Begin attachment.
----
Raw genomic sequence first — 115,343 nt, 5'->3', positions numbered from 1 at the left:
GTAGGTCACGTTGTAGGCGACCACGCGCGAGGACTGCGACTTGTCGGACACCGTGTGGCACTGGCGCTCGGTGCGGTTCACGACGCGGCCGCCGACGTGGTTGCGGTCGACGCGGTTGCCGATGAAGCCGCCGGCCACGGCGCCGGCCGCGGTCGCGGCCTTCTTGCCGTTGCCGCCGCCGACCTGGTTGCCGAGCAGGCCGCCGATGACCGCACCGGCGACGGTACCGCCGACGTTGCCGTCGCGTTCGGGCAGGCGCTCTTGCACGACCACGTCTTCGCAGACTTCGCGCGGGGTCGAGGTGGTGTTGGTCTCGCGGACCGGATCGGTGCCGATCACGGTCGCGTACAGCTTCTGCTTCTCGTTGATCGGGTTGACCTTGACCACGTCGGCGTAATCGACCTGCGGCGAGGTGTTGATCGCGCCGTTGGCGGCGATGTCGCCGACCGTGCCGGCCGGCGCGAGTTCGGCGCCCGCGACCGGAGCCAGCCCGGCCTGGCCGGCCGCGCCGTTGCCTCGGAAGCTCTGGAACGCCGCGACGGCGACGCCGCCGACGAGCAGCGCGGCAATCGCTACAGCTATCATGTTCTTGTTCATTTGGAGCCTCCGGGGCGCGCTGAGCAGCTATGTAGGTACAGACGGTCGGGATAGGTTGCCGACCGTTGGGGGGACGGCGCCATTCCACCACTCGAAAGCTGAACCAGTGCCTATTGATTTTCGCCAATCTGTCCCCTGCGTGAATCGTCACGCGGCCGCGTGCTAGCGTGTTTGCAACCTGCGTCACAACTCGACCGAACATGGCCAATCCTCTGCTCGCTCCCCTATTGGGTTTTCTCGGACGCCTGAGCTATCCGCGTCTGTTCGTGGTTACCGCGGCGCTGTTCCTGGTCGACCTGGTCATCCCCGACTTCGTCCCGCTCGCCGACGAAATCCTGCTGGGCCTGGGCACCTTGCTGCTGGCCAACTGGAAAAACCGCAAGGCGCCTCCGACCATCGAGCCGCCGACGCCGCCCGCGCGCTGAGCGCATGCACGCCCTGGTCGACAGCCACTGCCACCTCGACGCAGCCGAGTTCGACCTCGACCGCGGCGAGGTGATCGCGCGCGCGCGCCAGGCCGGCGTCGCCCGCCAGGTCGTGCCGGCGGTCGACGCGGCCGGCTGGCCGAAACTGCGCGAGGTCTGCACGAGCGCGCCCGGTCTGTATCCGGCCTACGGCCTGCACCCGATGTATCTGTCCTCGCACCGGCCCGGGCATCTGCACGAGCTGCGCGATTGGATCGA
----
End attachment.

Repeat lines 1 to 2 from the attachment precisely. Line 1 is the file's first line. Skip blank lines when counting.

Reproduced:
Raw genomic sequence first — 115,343 nt, 5'->3', positions numbered from 1 at the left:
GTAGGTCACGTTGTAGGCGACCACGCGCGAGGACTGCGACTTGTCGGACACCGTGTGGCACTGGCGCTCGGTGCGGTTCACGACGCGGCCGCCGACGTGGTTGCGGTCGACGCGGTTGCCGATGAAGCCGCCGGCCACGGCGCCGGCCGCGGTCGCGGCCTTCTTGCCGTTGCCGCCGCCGACCTGGTTGCCGAGCAGGCCGCCGATGACCGCACCGGCGACGGTACCGCCGACGTTGCCGTCGCGTTCGGGCAGGCGCTCTTGCACGACCACGTCTTCGCAGACTTCGCGCGGGGTCGAGGTGGTGTTGGTCTCGCGGACCGGATCGGTGCCGATCACGGTCGCGTACAGCTTCTGCTTCTCGTTGATCGGGTTGACCTTGACCACGTCGGCGTAATCGACCTGCGGCGAGGTGTTGATCGCGCCGTTGGCGGCGATGTCGCCGACCGTGCCGGCCGGCGCGAGTTCGGCGCCCGCGACCGGAGCCAGCCCGGCCTGGCCGGCCGCGCCGTTGCCTCGGAAGCTCTGGAACGCCGCGACGGCGACGCCGCCGACGAGCAGCGCGGCAATCGCTACAGCTATCATGTTCTTGTTCATTTGGAGCCTCCGGGGCGCGCTGAGCAGCTATGTAGGTACAGACGGTCGGGATAGGTTGCCGACCGTTGGGGGGACGGCGCCATTCCACCACTCGAAAGCTGAACCAGTGCCTATTGATTTTCGCCAATCTGTCCCCTGCGTGAATCGTCACGCGGCCGCGTGCTAGCGTGTTTGCAACCTGCGTCACAACTCGACCGAACATGGCCAATCCTCTGCTCGCTCCCCTATTGGGTTTTCTCGGACGCCTGAGCTATCCGCGTCTGTTCGTGGTTACCGCGGCGCTGTTCCTGGTCGACCTGGTCATCCCCGACTTCGTCCCGCTCGCCGACGAAATCCTGCTGGGCCTGGGCACCTTGCTGCTGGCCAACTGGAAAAACCGCAAGGCGCCTCCGACCATCGAGCCGCCGACGCCGCCCGCGCGCTGAGCGCATGCACGCCCTGGTCGACAGCCACTGCCACCTCGACGCAGCCGAGTTCGACCTCGACCGCGGCGAGGTGATCGCGCGCGCGCGCCAGGCCGGCGTCGCCCGCCAGGTCGTGCCGGCGGTCGACGCGGCCGGCTGGCCGAAACTGCGCGAGGTCTGCACGAGCGCGCCCGGTCTGTATCCGGCCTACGGCCTGCACCCGATGTATCTGTCCTCGCACCGGCCCGGGCATCTGCACGAGCTGCGCGATTGGATCGA